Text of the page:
St. John’s seniors say they ‘grew up’ against Minnesota, but have they?

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D’Angelo Harrison (AP Photo)

NEW YORK — For 20 minutes on Wednesday night, we got a glimpse of just how good this St. John’s team can be.

For 20 minutes, the talent and athleticism on Steve Lavin’s roster overwhelmed Minnesota, spurring the Johnnies to a 70-61 win in the semifinals of the Preseason NIT at Madison Square Garden.

For 20 minutes, D’Angelo Harrison was hitting clutch shots, and Sir’Dominic Pointer was making energy plays all over the floor, and Chris Obekpa was turning the paint into an area that Minnesota was scared to enter.

And once those 20 minutes were finished, Harrison and Pointer were open and emphatic about the fact that they “grew up”, as Harrison put it, during halftime. That the Tale Of Two Halves was the Johnnies, during the break in the action, found the maturity and intensity needed to beat an undermanned Minnesota team.

“We played like little kids in the first half,” Pointer said.

They’re right. They did play timid in the first half, and that did change during the second half, but the jury is still out on whether or not this group has actually “grown up”.

Because if St. John’s is only going to show up for a half at a time, they’re going to be in trouble.

This program has the pieces to be an NCAA tournament team. They have the talent to finish in the top three in a Big East that has greatly exceeded expectations through the season’s first two weeks. Obekpa is the nation’s best shot-blocker, a 6-foot-9 athlete whose arms are as long as his shorts are short. Not only did he block three shots on Wednesday night, but he changed at least four times¬†that many. With every touch that a Minnesota big man got in the post, he was cognizant of where Obekpa was. Every driver that got all the way to the rim had to try and finish knowing that Obekpa was lurking somewhere, waiting to pin his shot up against the backboard.

Having a presence like that around the basket means that the Johnnies can get out and pressure in the half court. They can gamble for steals and try to create turnovers because they know that anyone that gets by them will have to deal with the big fella. And when you have a team with as many athletes as St. John’s has playing in front of that presence, it creates a situation where you can force 20 turnovers and gather 16 steals in one game.

For that defense to be effective, all the Johnnies have to do is play hard, and you’d be hard-pressed to find a team that plays harder than them when they want to

“That’s who we have to be if we’re going to have to have a special season,” Lavin said.

“We did it on the defensive end,” Harrison added. “We’re a defensive team.”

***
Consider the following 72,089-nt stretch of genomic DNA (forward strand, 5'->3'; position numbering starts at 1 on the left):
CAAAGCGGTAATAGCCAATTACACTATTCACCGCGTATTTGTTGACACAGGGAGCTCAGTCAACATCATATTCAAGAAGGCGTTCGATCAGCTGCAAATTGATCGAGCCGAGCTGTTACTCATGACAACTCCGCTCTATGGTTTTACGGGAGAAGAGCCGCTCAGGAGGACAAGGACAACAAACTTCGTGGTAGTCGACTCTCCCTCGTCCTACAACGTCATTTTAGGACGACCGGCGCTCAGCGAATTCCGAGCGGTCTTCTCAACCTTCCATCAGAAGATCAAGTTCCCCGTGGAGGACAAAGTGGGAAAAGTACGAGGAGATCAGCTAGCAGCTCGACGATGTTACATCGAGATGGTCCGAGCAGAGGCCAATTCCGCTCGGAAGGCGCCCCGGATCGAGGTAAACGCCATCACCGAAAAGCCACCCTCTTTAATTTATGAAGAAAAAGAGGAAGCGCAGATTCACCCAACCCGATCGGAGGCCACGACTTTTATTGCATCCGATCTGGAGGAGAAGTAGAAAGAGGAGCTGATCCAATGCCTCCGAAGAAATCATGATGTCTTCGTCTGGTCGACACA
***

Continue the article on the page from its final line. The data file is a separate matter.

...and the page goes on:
But, as the first half indicated, that’s not always the team that shows up.

There is not a program in the country that consistently makes head-scratching plays more than the Johnnies. You never quite know what is going to happen when Rysheed Jordan or Harrison has the ball in their hands, and, sometimes, that is a good thing. They’re talented kids that can make things happen in the open floor. But when Jordan starts trying to prove that he’s a future lottery pick — he’s not — and Harrison starts chucking up quick, contested shots, things can go south in a hurry.

And therein lies the biggest issue for St. John’s. Their two most talented players are also their two most unreliable, and that’s never a good combination.

This sounds like I’m being overly negative about a team that just put on an impressive second half performance in a huge win for their season’s end goal. That’s not my intention, because I’m actually bullish on this group after seeing them play and hearing them talk.

Let me explain.

This is an important season for Harrison and Pointer. They were part of Lavin’s massive, nine-man 2011 recruiting class, the one that he brought in to replace the guys that left after their trip to the 2011 NCAA tournament. That group has never reached the Big Dance, and this year is the last chance for the guys that are leftover — Harrison, Pointer, Phil Greene IV.

Their legacy is on the line here, and that’s only half of the battle.

It’s hard not to think that Lavin’s job is on the line this season as well. He’s been in Queens for five seasons now, making just one NCAA tournament. That was in his first season, the year that he was beating cancer and Mike Dunlap was coaching the senior class that Norm Roberts left when he was fired. He’s now had a full four-year recruiting cycle, and, with that group, all he has amassed is a pair of trips to the NIT.

That’s only the half of it. St. John’s missed on two of their most important recruits during Lavin’s tenure, losing Isaiah Whitehead to Seton Hall this season and Isaiah Briscoe to Kentucky in the Class of 2015.

What that means is that there is a lot riding on this season, and based on the way that Harrison and Pointer were talking in the press conference, they seem to understand this.

“It’s time for us to grow up,” Pointer said. “We’ve been here for four years and we’ve got a good team this year.”